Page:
This week is National Care Leavers' Week, an opportunity to showcase and celebrate the successes of care leavers. To mark the week, we wanted to showcase some of the hard work our care leaver team do to support Wirral's care leavers. We have a chat with one member of the team, Personal Advisor Jaine...
What is a PA?
A PA is a Personal Advisor for young people who are care experienced, and I have been with Wirral’s Care Leavers team for four and a half years.
We each support 24 young people (occasionally rising to 25 or 26) aged 16-25 in their transition to adulthood. Our role is to give advice and guidance, as well as practical support with things like finding suitable accommodation and employment, supporting and advising young people through their education, and increasing confidence in being independent. We provide emotional support for care leavers in developing and maintaining sustainable social support networks, keeping in touch with their families and building emotional resilience, as well as practical support with going to appointments, maintaining a tenancy, managing money and independent living skills.
Our aim is that by age 21 care leavers have the skills and confidence to be as independent as we would like our own children to be.
What does a typical day look like for you?
I plan my day within an inch of its life and by 10am it’s all gone out the window and I am dealing with broken cookers, rehoming dogs, rent arrears, health issues and putting up curtains. We are often the first and sometimes the only people that care leavers have to support them, and they expect a fast response from us. I like to be proactive, and we review tasks and actions in pathway plans and we plan for the next six to eight weeks. Most young people really like to see the progress they are making.
This involves meeting with agencies within the council as well as externally to discuss ways our young people can get support from specialised agencies.
What is the best part of your job?
Definitely when you can reflect on a positive journey care leavers can make between 16 and 21 and knowing you have been part of it. I feel a little bit like Nanny McPhee –
“When you need me, but do not want me, then I will stay. If you want me, but no longer need me then I have to go”.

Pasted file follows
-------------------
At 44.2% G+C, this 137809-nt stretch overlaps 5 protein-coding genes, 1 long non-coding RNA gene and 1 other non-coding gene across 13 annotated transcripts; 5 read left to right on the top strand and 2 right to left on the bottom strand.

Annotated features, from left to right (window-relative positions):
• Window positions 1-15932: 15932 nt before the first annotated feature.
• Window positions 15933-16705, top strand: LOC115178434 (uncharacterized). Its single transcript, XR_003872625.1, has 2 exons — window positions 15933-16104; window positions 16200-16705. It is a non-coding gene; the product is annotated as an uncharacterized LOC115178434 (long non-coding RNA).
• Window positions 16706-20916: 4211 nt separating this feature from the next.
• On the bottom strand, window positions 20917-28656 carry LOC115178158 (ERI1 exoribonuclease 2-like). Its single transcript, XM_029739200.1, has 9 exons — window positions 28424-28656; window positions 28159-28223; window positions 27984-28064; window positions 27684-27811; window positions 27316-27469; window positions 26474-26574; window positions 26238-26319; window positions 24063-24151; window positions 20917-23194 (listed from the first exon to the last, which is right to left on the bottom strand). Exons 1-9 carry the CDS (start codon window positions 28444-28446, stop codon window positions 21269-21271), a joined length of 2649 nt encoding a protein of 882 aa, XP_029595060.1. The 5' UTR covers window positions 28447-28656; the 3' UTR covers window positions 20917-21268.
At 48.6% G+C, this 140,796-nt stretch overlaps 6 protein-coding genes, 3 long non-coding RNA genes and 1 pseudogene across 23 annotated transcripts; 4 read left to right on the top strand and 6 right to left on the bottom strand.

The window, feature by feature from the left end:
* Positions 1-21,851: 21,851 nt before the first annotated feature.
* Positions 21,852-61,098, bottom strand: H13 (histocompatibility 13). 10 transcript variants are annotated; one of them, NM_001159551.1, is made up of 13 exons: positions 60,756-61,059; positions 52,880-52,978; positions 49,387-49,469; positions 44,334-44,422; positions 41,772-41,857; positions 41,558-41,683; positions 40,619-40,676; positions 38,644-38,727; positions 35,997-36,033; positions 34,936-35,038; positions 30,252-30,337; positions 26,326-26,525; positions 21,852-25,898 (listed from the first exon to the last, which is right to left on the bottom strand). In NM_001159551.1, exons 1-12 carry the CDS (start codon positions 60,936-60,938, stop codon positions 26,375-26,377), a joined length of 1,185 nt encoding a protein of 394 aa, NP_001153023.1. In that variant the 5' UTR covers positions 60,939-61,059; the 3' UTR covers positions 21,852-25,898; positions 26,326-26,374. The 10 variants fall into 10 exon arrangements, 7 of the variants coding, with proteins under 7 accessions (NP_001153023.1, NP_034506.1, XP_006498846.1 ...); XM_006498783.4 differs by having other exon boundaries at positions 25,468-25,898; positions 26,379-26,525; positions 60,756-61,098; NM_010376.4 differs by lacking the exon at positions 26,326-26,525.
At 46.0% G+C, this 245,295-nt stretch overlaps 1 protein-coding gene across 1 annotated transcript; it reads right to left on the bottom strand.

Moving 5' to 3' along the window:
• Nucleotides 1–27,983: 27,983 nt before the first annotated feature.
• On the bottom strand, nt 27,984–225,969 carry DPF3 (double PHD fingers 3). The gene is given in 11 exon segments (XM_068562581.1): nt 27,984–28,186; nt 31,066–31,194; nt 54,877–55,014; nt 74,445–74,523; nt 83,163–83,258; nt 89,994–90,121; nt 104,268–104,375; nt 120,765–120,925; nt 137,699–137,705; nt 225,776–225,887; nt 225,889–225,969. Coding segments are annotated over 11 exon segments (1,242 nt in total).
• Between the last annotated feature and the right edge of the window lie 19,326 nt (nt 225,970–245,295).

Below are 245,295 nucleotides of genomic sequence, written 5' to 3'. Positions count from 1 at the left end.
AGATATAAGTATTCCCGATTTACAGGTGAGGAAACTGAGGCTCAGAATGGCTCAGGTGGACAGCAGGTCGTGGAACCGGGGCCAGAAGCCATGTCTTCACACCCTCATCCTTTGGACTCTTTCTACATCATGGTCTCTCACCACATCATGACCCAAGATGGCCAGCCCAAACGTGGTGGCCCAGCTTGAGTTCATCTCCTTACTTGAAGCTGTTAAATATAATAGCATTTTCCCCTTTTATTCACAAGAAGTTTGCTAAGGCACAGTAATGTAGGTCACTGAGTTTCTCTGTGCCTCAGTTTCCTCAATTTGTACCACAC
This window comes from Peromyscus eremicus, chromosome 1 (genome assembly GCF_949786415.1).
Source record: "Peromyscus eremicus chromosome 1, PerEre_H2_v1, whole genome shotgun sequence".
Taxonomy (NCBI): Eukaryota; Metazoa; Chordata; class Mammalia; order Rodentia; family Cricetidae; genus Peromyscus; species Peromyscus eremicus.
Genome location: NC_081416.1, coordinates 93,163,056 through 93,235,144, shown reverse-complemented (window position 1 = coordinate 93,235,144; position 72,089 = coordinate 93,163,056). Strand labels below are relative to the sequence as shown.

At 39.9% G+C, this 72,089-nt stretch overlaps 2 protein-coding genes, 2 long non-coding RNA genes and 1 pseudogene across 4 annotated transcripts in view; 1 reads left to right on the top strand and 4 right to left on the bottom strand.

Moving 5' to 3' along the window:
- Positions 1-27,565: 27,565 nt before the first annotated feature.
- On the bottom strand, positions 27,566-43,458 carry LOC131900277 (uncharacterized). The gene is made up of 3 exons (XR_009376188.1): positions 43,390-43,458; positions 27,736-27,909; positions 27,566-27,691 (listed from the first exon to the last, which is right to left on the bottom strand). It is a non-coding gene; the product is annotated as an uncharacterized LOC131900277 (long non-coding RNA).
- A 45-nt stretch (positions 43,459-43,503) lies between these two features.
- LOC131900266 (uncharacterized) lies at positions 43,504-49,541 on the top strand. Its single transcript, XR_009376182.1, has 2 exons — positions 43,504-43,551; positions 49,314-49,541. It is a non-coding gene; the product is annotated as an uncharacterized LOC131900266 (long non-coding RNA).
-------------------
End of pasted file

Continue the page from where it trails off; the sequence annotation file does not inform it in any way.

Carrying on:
Another success the team celebrate is the first time a young person actually phones you; it seems so simple but this is a big step for lots of young people.
What is the most challenging part of your role?
Lack of accommodation options for 18-year-olds leaving children’s provision, presenting as homeless is not a great way to spend your 18th birthday and it makes me really sad.
When I asked the other PAs about the challenges they thought I should consider, there was a strong feeling that we are often seen as the ‘Jack of all trades’ and ‘the solver of all problems’. Although we are definitely solution-focused, young people have built a strong relationship with their PA and often don’t want to see another ‘professional’ who is better placed to support them.
What do you enjoy about Care Leavers’ Week?
It’s great to see care leavers access activities they might not normally get to do, like beauty treatments, cooking sessions, delf-defence classes. It’s a chance for them to chill out and socialise. The PA team love having young people in ‘our space’, it gives it such a buzz and there’s usually a lot of laughing involved.
How can colleagues support the Care Leavers’ service?
Our new cohort of apprentices have recently started as council employees, a bit like the olden days when you went to work for your Dad!! Every council employee is a Corporate Parent and knowing what that means, and thinking of how your service can offer support to care experienced young people is a good start. We have also had some great working partnerships with our colleagues, including Leisure Services, Council Tax and Property Pool Plus and we would love to build on this.